GHC students share tips on transferring

Kara Ledbetter

Many students use Georgia Highlands as a “first step” towards their future, college or career pathway.

Not only can GHC provide students with an affordable way of earning an associatesdegree (sometimes even a bachelor’s), but it can also help decide where they go from here.There are many ways to move on from GHC, and the choice can differ from student to student.

Alex Beck, a GHC student, is graduating this semester. Beck decided to take some time to decide exactly what she wants to do with her life.

With this in mind, Beck said, “I don’t want the loans that come with a bachelor’s degree, until I’m certain I know the path I want to take.”

Another student, Callie Johnson, is taking steps to transfer this next fall semester. She applied to the University of Georgia because she wants to be a veterinarian.
Although she has completed general core classes, she is now at the point where she can move on to a bachelor’s. GHC gave Johnson the opportunity to continue her education while boosting her GPA. She hopes to take UGA’s Avian Biology course and complete her education. One day, she wants to work with owls.

Already accepted to Georgia State University, Taylor Bates, a GHC student graduating with a chemistry associates degree in May, knew she wanted to continue on to another school. “I applied to GSU Jan. 1 and on Feb. 5 I received my acceptance letter,” she said. Bates will transfer this summer semester and will be studying biology.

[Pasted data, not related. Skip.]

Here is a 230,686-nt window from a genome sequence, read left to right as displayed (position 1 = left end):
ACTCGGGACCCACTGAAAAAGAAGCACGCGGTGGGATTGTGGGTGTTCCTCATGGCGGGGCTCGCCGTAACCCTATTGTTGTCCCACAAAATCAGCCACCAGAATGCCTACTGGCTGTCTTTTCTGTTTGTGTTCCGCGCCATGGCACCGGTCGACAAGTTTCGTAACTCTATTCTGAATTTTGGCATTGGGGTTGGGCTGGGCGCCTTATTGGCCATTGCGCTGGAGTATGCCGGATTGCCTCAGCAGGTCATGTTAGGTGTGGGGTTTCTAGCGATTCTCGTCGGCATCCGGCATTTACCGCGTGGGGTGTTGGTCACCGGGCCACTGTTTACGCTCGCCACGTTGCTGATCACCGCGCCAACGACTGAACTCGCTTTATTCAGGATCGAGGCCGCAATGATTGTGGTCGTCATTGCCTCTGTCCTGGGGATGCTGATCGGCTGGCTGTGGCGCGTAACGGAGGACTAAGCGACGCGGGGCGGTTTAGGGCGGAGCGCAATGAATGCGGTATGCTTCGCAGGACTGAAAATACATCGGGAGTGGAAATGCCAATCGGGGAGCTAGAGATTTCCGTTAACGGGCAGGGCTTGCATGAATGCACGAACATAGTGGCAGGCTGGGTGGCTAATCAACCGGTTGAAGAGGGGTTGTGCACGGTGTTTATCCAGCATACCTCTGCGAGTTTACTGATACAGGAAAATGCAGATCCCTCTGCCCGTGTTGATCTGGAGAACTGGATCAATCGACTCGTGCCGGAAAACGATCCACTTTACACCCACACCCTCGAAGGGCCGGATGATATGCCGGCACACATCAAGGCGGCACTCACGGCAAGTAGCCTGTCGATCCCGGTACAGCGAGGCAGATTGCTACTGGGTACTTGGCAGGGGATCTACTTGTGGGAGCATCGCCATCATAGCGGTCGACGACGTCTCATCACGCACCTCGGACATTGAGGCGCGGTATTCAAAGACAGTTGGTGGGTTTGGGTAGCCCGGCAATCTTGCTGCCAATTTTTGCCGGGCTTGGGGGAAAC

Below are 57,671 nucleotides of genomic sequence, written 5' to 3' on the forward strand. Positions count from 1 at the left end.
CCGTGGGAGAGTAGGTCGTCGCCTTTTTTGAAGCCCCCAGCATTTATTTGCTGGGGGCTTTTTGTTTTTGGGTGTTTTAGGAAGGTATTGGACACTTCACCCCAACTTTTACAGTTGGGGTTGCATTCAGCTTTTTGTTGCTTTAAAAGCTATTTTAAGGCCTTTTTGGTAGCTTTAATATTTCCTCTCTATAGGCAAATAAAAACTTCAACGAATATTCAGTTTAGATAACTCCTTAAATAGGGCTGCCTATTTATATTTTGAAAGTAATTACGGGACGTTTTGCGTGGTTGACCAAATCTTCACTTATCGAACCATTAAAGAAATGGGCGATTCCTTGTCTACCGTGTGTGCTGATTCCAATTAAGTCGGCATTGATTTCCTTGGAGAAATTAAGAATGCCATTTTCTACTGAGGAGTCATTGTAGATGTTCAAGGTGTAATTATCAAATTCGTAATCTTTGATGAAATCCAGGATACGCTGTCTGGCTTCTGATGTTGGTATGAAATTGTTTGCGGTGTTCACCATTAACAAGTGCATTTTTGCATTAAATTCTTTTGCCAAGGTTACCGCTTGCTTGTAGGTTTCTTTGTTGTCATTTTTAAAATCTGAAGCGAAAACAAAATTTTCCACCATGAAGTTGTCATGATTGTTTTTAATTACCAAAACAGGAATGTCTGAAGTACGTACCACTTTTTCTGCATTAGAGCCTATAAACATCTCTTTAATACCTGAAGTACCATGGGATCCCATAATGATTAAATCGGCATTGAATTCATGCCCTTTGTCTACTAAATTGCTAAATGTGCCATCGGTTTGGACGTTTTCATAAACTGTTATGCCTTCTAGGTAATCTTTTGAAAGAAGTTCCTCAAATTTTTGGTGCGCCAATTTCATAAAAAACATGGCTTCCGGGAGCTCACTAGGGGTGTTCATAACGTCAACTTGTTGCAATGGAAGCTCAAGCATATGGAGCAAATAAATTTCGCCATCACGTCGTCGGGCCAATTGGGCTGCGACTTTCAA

Bates said, “Make sure you’re watching your preferred school’s websites.” She stresses how important it is to make sure students are keeping up with any deadline dates.

Whether it’s taking time off, applying to a four-year college or transferring to a university, there is no wrong option for deciding on a path after GHC.

Although the choice is up to the student, deciding the best pathway is not always easy. To contact an adviser, students can visit https://sites.highlands.edu/advising/faculty-and-staff/. Any adviser will help with questions or concerns a student might have with moving on.